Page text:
Tune in to the Super Bowl tonight and the most desperate Hail Mary passes you’ll witness won’t be on the field, but during the commercial breaks. NBC is going to be pimping the hell out of its new show, Smash, which debuts tomorrow night, in hopes that it’ll be the comeback hit the network’s been wishing, hoping, and praying for.
Chances are, if you watch any shows on the Peacock net, you’ve already seen several Smash promos, where fresh-faced former American Idol candidate Katherine McPhee warbles an only-slightly-dated Christina Aguilera ballad about being beautiful just the way she is (which, uh, isn’t much of a stretch when you look like her) in hopes of making it on the Great White Way, while a bevy of Tony and Emmy winners (Christian Borle! Debra Messing ! ANJELICA HUSTON!) look on in shock and awe. The star-studded role call ends quite fittingly with a dramatic final bow—a title card proclaiming that the Executive Producer behind Smash is one Steven Spielberg (maybe you’ve heard of him?)
But even with that kind of firepower on and behind the cameras, Smash still seems like a bit of a gamble mainly because it’s about launching a Broadway musical. One look at the Tony Awards ratings will tell you that’s a tough sell. Plus, it’s being compared to Glee—which might have been a compliment eighteen months ago, but nowadays? Not exactly the kind of press you want.
Luckily, Smash seems to live up to the hype. TV critics almost unanimously raved about the show upon viewing early screeners and now that the pilot’s up online at Amazon, Hulu, Youtube and just about every other place you can think of, viewers can take a gander for themselves.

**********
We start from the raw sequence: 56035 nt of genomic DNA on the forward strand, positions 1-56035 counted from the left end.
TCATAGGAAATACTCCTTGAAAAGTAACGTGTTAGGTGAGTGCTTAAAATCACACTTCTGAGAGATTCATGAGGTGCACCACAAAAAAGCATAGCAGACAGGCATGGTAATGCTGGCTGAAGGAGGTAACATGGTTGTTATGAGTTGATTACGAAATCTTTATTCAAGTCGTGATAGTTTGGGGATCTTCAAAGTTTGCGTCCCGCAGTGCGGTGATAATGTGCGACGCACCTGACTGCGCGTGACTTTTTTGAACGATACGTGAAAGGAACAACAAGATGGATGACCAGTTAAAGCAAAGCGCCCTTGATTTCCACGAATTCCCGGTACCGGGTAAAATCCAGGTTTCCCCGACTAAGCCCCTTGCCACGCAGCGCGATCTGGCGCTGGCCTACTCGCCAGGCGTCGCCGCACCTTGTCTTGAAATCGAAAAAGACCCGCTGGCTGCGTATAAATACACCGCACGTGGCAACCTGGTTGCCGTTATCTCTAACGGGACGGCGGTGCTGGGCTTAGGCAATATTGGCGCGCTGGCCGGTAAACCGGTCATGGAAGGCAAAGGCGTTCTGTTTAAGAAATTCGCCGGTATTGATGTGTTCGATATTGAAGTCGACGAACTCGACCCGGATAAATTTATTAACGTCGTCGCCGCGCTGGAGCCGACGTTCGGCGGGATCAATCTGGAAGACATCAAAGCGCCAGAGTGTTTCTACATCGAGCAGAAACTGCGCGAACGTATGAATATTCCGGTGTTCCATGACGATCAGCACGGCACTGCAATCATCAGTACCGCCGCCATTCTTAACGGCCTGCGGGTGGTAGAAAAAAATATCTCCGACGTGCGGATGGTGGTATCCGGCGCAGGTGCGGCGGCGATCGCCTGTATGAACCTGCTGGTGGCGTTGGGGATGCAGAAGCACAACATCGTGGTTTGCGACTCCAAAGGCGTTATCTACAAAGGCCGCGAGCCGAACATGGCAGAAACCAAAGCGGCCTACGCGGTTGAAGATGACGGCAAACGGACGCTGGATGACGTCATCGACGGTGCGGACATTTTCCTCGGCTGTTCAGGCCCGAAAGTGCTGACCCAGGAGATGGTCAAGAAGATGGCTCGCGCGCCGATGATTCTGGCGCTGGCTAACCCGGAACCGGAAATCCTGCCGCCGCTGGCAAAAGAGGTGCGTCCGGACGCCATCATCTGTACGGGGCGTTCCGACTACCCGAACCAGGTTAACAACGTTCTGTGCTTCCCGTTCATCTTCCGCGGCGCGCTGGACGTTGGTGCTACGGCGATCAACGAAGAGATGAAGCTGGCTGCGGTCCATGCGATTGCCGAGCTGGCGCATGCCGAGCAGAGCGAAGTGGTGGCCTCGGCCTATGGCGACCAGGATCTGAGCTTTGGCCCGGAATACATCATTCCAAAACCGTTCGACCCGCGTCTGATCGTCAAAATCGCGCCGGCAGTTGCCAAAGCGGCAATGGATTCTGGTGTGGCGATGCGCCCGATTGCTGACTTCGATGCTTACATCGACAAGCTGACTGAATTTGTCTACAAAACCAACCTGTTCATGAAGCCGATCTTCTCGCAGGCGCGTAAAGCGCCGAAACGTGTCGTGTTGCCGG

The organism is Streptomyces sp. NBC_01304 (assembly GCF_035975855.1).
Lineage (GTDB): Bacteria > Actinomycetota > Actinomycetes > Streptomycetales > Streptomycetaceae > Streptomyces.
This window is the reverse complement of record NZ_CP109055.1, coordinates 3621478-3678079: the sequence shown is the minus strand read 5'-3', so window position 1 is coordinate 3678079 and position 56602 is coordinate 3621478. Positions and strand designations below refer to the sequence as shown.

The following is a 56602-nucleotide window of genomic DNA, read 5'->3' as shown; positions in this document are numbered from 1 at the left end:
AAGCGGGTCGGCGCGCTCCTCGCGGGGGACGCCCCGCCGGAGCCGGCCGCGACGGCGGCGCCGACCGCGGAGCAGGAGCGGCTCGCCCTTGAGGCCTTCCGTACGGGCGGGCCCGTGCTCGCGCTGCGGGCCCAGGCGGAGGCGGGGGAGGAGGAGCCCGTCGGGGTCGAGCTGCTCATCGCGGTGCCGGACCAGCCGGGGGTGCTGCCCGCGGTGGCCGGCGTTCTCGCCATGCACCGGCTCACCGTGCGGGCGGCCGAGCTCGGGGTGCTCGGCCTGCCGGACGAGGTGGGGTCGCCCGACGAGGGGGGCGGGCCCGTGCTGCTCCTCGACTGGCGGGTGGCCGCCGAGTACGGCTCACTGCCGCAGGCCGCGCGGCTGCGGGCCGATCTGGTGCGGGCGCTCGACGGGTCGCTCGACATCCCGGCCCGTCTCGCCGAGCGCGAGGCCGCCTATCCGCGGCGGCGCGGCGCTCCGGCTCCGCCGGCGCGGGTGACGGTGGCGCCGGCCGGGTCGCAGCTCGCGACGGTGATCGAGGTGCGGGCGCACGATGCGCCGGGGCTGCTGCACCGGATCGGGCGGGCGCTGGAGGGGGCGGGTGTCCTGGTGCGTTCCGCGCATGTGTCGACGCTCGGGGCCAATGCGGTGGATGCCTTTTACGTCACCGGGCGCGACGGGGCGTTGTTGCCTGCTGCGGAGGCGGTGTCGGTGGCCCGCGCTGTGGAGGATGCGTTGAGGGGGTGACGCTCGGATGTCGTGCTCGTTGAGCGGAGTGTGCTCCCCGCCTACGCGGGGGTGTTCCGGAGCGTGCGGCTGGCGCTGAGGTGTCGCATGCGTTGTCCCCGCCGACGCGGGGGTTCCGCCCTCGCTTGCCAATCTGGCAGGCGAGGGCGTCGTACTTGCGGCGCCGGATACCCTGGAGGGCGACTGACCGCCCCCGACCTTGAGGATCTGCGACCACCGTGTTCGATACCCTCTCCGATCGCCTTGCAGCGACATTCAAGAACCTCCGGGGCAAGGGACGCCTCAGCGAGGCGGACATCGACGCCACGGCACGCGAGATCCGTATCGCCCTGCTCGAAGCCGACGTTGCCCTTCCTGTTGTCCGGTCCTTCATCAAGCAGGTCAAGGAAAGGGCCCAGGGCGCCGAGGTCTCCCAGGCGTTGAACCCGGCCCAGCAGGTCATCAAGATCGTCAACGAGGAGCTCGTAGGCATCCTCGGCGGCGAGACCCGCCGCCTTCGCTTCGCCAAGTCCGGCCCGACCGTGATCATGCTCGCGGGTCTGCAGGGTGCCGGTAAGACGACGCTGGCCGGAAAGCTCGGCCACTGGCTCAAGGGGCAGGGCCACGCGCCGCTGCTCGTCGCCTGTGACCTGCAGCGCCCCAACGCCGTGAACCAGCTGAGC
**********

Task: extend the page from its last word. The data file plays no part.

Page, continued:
The ensemble drama packs a lot into its initial hour, introducing us to lovably frantic lyricist Julia (Messing) and contrary composer Tom (Borle) who get obsessed with the idea of a Marilyn Monroe musical, despite supposedly being on a break between projects. When Tom’s green assistant leaks a home video of a demo of one of the quite-good original songs (Marc Shaiman and Scott Wittman, the composers of Hairspray, have already penned 15 new tunes for the show—and producers are even hoping to bring the Marilyn musical to life on the real Broadway), it goes viral and suddenly their barely born musical is the talk of the town. They quickly acquire a freshly divorced financier in Huston, a difficult devil-may-care director (Jack Davenport), and two gorgeous and talented starlets, experienced chorus girl and Monroe ringer Ivy (Megan Hilty), and fresh-faced but self-conscious ingenue Karen (McPhee).
With a cast brimming with talent, and musical numbers staged with style and sophistication, viewers will likely forget all about those Glee comparisons in favor of some other shows. The song-and-dance sequences have more in common, staging-wise, with the lush fantasies from the recent movie musical version of Chicago, while its bare bones as a workplace ensemble piece—albeit with glamour, intrigue and sequins—brings to mind (for at least a few critics, so far, including the New York Times and Newsweek), none other than the esteemed drama, The West Wing. It’s a good comparison, as politics and show business can both get pretty down and dirty. Smash seems willing, in its pilot hour at least, to hint at some grit beneath the glitz. NBC’s betting we’ll keep tuning in to see if the show can balance the let’s-put-on-a-show fabulousness with both heart and heartache in equal measure.
For a theatre geek, like me? It’s an easy sell. For the large number of Americans who think Tony’s just the guy who runs their local pizza parlor? It remains to be seen.
But I know I’ll be turning to the Peacock on Mondays at 10 pm for the foreseeable future.
Or at least until Bernadette Peters shows up to guest star.
Tara Gelsomino is a reader, writer, pop culture junkie, and internet addict. You can tweet her at @taragel.